STARTING: Like most classics, each will have its own idiosyncrasies. Some will need a lot of choke on the carburettor, a little retardation on the magneto and the throttle closed, others may need little choke, lots of retard and an open throttle, it's just something you have to get used to. The compression is fairly high but there's a valve lifter to ease that big piston over the resistance, though you'll still need a good leg. Those who fit electric starts are girls...

MAGNETO: A good magneto spark is essential, otherwise you'll kick yourself to death, invariably in front of an anticipatory crowd of onlookers. There are specialists who can refurbish the mag' or you can have it converted to electronics. They look the same.

CARBURETTOR: A GP carburettor is a pure race instrument. On track it's either wide open or it's fully shut, so a tick over is unnecessary. Make sure it's in good working order, Amal make then again, so if in doubt lash out and buy a new one, then live with it. If you can't, fit a new Concentric Mk2 or, heaven forbid, a Mikuni - if you can live with yourself!

#3 1963 650cc rocket gold star

The front brake is the eight inch single sided job, preferred by the racing fraternity, and works well, as does the rear brake.

Bearing in mind these bikes are half a century old, their performance Is remarkable and can surprise many a sports bike. It's time to take a look at the GP carb' on this one though as on a feathered throttle or at mid point, the engine hunts as the worn slide flops back and forth - at the top and at the bottom It's as sweet as a nut, so that's the next job I guess.

The 500 doesn't feel that fast when riding but an occasional glance at the speedometer soon shows that the feeling Is deceptive, le you're probably travelling much faster than you Imagined. We checked the speedo readings against those of a sat nav In the car and there's little more than a few mph optimism.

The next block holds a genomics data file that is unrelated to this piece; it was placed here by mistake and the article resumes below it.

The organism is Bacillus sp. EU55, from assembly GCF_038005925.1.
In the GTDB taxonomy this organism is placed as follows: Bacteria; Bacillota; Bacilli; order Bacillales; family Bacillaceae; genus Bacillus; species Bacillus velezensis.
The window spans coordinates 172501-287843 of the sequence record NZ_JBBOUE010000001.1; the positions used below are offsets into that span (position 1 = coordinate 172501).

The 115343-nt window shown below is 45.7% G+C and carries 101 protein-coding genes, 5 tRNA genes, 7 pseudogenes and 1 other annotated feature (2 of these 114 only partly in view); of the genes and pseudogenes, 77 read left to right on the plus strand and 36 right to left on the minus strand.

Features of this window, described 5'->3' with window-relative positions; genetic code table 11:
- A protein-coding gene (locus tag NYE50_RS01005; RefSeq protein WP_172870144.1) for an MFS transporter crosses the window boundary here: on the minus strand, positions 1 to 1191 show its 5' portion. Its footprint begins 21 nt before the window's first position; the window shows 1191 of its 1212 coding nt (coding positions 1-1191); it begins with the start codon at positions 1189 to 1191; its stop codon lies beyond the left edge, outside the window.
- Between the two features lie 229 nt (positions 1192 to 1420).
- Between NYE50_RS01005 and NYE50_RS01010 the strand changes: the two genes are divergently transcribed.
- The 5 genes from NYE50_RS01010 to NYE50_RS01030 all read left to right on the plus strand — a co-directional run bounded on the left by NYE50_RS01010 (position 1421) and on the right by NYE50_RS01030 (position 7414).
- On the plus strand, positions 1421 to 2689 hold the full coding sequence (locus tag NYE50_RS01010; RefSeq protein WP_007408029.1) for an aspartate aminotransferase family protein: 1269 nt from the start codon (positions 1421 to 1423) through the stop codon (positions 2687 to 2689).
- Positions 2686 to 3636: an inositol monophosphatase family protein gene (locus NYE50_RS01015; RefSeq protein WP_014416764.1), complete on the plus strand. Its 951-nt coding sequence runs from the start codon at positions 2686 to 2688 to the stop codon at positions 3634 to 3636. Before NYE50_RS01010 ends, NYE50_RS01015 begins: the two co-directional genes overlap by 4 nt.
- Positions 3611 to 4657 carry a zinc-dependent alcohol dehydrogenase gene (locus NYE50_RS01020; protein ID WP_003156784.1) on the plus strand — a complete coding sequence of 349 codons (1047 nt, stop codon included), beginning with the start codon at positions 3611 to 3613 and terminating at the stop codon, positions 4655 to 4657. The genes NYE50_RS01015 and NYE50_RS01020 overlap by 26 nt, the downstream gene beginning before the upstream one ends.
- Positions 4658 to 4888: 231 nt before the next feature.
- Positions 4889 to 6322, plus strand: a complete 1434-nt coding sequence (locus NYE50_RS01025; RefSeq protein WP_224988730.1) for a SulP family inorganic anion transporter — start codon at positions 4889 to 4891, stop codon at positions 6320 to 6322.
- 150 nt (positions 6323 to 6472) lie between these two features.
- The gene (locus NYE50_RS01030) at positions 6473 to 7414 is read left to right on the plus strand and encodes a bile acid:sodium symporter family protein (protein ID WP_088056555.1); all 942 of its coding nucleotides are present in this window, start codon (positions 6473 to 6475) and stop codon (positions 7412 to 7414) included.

The get-away warrants a little clutch slip but can be quite civilised once rolling, only necessitating more when a Grand Prix start is required - not endearing to the neighbours, but sounds brilliant!

The RGS Is a well-told story of how Goldie specialist Eddie Dow was asked by a customer to fit a Super Rocket engine Into his Gold Star. As the Goldie was at the end of Its days, Dow suggested to BSA that such a model be made to use up Gold Star parts. Essentially that's what the company did, albeit making a frame especially for the RGS rather than using the stock frame for the singles. The RGS is the only frame In the twin range, which sports the letters A10 - all others are A7.

This particular RGS had been in one family from new, swapping back and forth from one brother to another and from the UK to the USA and back. Somewhere along the line It has had a bottom end conversion and now sports an end fed crank.

The genuine mileage covered Is thought to be reasonably low, and it's known to have been stored up for several years, so perhaps It suffered then as It has obviously been rebuilt and Is now very smart. Like many similar machines, if it stands for any length of time, the oil drains Into the sump, but there's an after market sump plate fitted with a large hexagon drain plug fitted, which makes draining the sump a two minute job.

It's got a very healthy compression ratio but starts easily with a hefty kick and the stock Siamese exhaust sounds terrific through the single Goldie silencer. The Monobloc carburettor gives a perfectly even, steady tick over and the four-spring clutch is remarkably light in use and works well with the RRT2 close ratio box. On the other side, the 190mm front brake is well set up and works smoothly.

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